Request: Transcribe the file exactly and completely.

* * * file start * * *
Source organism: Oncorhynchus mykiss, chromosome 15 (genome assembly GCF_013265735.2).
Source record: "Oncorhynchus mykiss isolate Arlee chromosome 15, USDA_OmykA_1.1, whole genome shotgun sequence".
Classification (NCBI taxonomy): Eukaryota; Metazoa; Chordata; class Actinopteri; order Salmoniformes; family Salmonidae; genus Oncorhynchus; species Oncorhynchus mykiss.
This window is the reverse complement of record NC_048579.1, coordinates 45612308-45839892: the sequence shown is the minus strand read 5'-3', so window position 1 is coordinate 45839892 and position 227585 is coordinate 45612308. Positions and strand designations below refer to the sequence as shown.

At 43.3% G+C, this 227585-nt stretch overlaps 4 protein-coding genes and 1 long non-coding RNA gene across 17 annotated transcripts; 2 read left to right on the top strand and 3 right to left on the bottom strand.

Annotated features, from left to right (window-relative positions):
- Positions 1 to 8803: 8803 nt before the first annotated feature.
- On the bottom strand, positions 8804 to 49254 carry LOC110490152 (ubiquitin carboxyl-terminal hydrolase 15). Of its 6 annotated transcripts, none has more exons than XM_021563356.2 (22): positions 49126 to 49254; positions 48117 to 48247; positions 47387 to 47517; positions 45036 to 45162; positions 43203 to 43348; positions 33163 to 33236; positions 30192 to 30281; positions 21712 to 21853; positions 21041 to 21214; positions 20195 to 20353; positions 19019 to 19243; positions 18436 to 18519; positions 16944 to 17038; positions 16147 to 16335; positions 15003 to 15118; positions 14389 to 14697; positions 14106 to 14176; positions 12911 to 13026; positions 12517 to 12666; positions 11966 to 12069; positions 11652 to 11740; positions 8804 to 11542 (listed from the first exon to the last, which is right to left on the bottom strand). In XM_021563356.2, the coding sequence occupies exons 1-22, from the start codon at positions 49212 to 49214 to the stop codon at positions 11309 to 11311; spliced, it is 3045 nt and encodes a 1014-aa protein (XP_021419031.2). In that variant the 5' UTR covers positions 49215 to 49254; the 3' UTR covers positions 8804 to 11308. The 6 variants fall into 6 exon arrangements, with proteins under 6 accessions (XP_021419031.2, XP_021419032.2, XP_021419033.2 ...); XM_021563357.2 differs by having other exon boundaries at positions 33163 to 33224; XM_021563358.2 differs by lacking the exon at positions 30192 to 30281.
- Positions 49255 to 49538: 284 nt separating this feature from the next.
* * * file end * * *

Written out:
Source organism: Oncorhynchus mykiss, chromosome 15 (genome assembly GCF_013265735.2).
Source record: "Oncorhynchus mykiss isolate Arlee chromosome 15, USDA_OmykA_1.1, whole genome shotgun sequence".
Classification (NCBI taxonomy): Eukaryota; Metazoa; Chordata; class Actinopteri; order Salmoniformes; family Salmonidae; genus Oncorhynchus; species Oncorhynchus mykiss.
This window is the reverse complement of record NC_048579.1, coordinates 45612308-45839892: the sequence shown is the minus strand read 5'-3', so window position 1 is coordinate 45839892 and position 227585 is coordinate 45612308. Positions and strand designations below refer to the sequence as shown.

At 43.3% G+C, this 227585-nt stretch overlaps 4 protein-coding genes and 1 long non-coding RNA gene across 17 annotated transcripts; 2 read left to right on the top strand and 3 right to left on the bottom strand.

Annotated features, from left to right (window-relative positions):
- Positions 1 to 8803: 8803 nt before the first annotated feature.
- On the bottom strand, positions 8804 to 49254 carry LOC110490152 (ubiquitin carboxyl-terminal hydrolase 15). Of its 6 annotated transcripts, none has more exons than XM_021563356.2 (22): positions 49126 to 49254; positions 48117 to 48247; positions 47387 to 47517; positions 45036 to 45162; positions 43203 to 43348; positions 33163 to 33236; positions 30192 to 30281; positions 21712 to 21853; positions 21041 to 21214; positions 20195 to 20353; positions 19019 to 19243; positions 18436 to 18519; positions 16944 to 17038; positions 16147 to 16335; positions 15003 to 15118; positions 14389 to 14697; positions 14106 to 14176; positions 12911 to 13026; positions 12517 to 12666; positions 11966 to 12069; positions 11652 to 11740; positions 8804 to 11542 (listed from the first exon to the last, which is right to left on the bottom strand). In XM_021563356.2, the coding sequence occupies exons 1-22, from the start codon at positions 49212 to 49214 to the stop codon at positions 11309 to 11311; spliced, it is 3045 nt and encodes a 1014-aa protein (XP_021419031.2). In that variant the 5' UTR covers positions 49215 to 49254; the 3' UTR covers positions 8804 to 11308. The 6 variants fall into 6 exon arrangements, with proteins under 6 accessions (XP_021419031.2, XP_021419032.2, XP_021419033.2 ...); XM_021563357.2 differs by having other exon boundaries at positions 33163 to 33224; XM_021563358.2 differs by lacking the exon at positions 30192 to 30281.
- Positions 49255 to 49538: 284 nt separating this feature from the next.